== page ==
ICYMI: The Last Week in Black Writing and Culture (11/1 – 11/6)

Mychal Denzel Smith, author of Invisible Man, Got the Whole World Watching: A Young Black Man’s Education (2016), is back with a “Black Boy Literary Survival Kit.” Smith recounts an early mentoring experience and how Black literature continues to shape the “experience one has with racism in America.” Emphasizing the importance of Black women and male writers, Smith challenges us to continue questioning and redefining the literary cannon.
Jason Reynolds has won the Kirkus Prize for young readers’ literature with his latest release As Brave as You (2016). Here’s the Kirkus Review.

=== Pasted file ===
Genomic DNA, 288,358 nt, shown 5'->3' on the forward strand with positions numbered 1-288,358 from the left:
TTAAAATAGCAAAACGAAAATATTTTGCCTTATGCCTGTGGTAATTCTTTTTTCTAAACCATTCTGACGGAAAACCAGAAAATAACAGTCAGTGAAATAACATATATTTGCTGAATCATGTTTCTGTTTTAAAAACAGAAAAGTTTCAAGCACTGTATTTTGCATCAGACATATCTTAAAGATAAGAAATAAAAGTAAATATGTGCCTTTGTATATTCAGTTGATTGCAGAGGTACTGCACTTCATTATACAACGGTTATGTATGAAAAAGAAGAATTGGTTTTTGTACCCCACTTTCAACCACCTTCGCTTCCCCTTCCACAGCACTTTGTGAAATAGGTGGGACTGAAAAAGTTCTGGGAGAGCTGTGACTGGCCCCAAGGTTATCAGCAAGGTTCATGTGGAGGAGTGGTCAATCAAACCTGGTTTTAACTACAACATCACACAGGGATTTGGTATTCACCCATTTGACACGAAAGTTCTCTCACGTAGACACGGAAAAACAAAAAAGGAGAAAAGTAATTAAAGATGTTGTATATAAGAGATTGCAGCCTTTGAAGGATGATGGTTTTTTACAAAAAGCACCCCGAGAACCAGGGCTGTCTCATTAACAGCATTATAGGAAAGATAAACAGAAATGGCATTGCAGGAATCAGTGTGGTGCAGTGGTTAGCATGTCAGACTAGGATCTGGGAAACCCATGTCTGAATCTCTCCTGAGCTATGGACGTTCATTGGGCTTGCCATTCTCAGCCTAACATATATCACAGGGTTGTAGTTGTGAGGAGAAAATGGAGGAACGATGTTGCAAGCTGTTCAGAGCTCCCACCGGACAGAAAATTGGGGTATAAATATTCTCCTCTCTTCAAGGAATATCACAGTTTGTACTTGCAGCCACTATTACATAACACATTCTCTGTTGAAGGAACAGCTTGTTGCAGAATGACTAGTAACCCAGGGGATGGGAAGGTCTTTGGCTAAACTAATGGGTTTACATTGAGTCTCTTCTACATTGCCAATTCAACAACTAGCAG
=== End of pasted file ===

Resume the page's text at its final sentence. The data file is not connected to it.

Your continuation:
We can’t get enough of the National Museum of African American History and Culture and apparently neither can anyone else. Described as the “best, most difficult problem” to have, the NMAAHC is experiencing “dwell time” of up to six hours, when the average in most museums is 45 minutes to two hours. If you’re lucky enough to get in, make sure you clear your schedule for the day and wear comfortable shoes.
Little Atoms sat down with author Paul Beatty for a new interview right before he won the 2016 Man Booker Prize.

The New York Times Best Illustrated Children’s Books list is out. Carole Boston Weatherford for Freedom in Congo Square (2016), Jabari Asim for Preaching to the Chickens: The Story of Young John Lewis (2016), and The Princess and the Warrior: A Tale of Two Volcanoes (2016), written and illustrated by Duncan Tonatiuh are recognized.